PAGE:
Previous studies have shown that weakening carbon sinks will add 0.25C, forest dieback will add 0.11C, permafrost thaw will add 0.9C and increased bacterial respiration will add 0.02C. The authors of the new paper also look at the loss of methane hydrates from the ocean floor and the reduction of snow and ice cover at the poles.

Rockström says there are huge gaps in data and knowledge about how one process might amplify another. Contrary to the Gaia theory, which suggests the Earth has a self-righting tendency, he says the feedbacks could push the planet to a more extreme state.

As an example, the authors say the loss of Greenland ice could disrupt the Gulf Stream ocean current, which would raise sea levels and accumulate heat in the Southern Ocean, which would in turn accelerate ice loss from the east Antarctic. Concerns about this possibility were heightened earlier this year by reports that the Gulf Stream was at its weakest level in 1,600 years.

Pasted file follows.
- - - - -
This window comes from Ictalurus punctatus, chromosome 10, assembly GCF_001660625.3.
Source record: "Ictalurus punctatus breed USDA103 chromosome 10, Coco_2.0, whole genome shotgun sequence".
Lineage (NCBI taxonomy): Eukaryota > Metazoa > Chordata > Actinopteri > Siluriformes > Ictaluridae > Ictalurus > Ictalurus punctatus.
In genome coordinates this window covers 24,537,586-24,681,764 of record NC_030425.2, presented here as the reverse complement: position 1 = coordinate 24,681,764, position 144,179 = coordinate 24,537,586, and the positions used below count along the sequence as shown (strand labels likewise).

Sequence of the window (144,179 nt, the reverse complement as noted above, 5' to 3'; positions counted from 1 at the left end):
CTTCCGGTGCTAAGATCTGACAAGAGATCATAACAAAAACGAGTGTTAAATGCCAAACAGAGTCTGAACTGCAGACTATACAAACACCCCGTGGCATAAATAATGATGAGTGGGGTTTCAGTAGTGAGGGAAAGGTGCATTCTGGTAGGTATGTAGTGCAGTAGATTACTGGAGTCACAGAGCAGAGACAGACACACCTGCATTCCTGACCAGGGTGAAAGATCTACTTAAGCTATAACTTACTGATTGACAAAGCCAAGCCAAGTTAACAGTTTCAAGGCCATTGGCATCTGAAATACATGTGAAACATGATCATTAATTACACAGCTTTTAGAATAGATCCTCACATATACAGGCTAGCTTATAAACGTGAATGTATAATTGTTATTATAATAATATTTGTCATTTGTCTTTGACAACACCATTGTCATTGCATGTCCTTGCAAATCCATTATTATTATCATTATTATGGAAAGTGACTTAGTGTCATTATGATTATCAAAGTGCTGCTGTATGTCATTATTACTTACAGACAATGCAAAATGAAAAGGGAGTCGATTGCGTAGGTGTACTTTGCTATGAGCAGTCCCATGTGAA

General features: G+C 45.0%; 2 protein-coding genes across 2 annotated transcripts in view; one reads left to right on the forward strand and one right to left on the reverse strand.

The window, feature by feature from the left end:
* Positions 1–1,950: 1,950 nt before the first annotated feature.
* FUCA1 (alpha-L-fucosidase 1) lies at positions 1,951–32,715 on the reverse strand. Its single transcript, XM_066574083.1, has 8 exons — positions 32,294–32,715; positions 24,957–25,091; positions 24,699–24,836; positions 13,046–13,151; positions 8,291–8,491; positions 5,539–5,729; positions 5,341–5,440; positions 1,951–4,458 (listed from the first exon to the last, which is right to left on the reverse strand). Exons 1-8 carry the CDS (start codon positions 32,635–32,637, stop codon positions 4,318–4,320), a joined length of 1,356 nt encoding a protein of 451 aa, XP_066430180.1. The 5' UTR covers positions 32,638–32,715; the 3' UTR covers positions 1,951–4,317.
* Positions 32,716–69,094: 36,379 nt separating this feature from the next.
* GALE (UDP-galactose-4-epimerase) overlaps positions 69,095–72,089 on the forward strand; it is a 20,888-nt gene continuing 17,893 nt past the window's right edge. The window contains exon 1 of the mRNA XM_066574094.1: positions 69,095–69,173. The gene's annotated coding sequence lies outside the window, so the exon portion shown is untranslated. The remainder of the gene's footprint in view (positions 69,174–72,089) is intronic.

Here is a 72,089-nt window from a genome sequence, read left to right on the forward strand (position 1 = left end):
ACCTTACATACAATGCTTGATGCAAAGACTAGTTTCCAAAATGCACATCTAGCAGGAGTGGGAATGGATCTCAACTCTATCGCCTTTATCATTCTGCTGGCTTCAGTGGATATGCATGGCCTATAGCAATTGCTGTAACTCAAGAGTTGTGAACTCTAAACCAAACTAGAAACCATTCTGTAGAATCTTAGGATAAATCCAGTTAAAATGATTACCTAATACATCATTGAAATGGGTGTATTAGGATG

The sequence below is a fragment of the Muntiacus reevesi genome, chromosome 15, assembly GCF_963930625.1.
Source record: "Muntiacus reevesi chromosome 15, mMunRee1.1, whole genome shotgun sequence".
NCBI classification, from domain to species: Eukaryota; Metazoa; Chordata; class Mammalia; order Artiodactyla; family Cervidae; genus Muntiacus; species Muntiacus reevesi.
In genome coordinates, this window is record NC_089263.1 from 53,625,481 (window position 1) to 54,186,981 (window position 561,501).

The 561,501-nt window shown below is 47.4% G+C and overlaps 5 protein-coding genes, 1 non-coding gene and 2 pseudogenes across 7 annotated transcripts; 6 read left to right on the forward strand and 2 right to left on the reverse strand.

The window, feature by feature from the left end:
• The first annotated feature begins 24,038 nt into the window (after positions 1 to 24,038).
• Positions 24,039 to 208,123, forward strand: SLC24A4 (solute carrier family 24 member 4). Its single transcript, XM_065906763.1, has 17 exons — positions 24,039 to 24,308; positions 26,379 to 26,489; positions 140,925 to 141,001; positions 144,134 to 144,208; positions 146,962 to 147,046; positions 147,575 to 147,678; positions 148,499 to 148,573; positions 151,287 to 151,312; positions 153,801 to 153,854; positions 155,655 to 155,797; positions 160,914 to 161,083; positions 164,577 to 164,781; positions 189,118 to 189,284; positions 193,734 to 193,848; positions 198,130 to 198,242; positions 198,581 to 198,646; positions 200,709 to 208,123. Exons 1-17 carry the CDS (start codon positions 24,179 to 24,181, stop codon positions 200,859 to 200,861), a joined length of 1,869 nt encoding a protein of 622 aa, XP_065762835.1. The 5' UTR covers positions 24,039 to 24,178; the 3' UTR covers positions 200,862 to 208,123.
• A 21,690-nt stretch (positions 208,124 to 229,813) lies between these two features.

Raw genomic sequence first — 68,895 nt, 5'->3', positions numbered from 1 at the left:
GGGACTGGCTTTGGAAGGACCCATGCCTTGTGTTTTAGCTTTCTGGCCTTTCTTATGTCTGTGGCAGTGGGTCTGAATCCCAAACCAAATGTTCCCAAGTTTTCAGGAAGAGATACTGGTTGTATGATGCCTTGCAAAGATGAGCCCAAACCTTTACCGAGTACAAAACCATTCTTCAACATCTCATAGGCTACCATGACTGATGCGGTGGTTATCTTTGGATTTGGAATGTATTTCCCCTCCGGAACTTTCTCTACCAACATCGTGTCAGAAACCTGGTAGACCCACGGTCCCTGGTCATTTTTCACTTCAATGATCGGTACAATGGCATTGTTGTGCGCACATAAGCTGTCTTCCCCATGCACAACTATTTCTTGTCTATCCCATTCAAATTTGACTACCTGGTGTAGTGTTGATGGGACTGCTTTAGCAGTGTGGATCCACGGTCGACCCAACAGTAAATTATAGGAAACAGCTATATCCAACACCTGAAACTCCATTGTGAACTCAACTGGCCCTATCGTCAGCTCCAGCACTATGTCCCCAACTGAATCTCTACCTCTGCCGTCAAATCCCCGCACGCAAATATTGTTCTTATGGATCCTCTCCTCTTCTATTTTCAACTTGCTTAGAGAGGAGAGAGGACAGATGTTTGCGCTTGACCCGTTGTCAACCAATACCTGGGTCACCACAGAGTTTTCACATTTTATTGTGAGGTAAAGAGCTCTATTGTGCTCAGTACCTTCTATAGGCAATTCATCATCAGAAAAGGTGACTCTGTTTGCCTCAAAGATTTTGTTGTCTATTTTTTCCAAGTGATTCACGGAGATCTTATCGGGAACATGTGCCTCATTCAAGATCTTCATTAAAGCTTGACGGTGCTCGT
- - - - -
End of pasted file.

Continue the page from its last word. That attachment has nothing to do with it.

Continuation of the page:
Currently, global average temperatures are just over 1C above pre-industrial levels and rising at 0.17C per decade. The Paris climate agreement set actions to keep warming limited to 1.5C-2C by the end of the century, but the authors warn more drastic action may be necessary.

“The heatwave we now have in Europe is not something that was expected with just 1C of warming,” Rockström said. “Several positive feedback loops are already in operation, but they are still weak. We need studies to show when they might cause a runaway effect.

Another climate scientist – who was not involved in the paper – emphasised the document aimed to raise questions rather than prove a theory. “It’s rather selective, but not outlandish,” said Prof Martin Siegert, co-director of the Grantham Institute. “Threshold and tipping points have been discussed previously, but to state that 2C is a threshold we can’t pull back from is new, I think. I’m not sure what ‘evidence’ there is for this – or indeed whether there can be until we experience it.”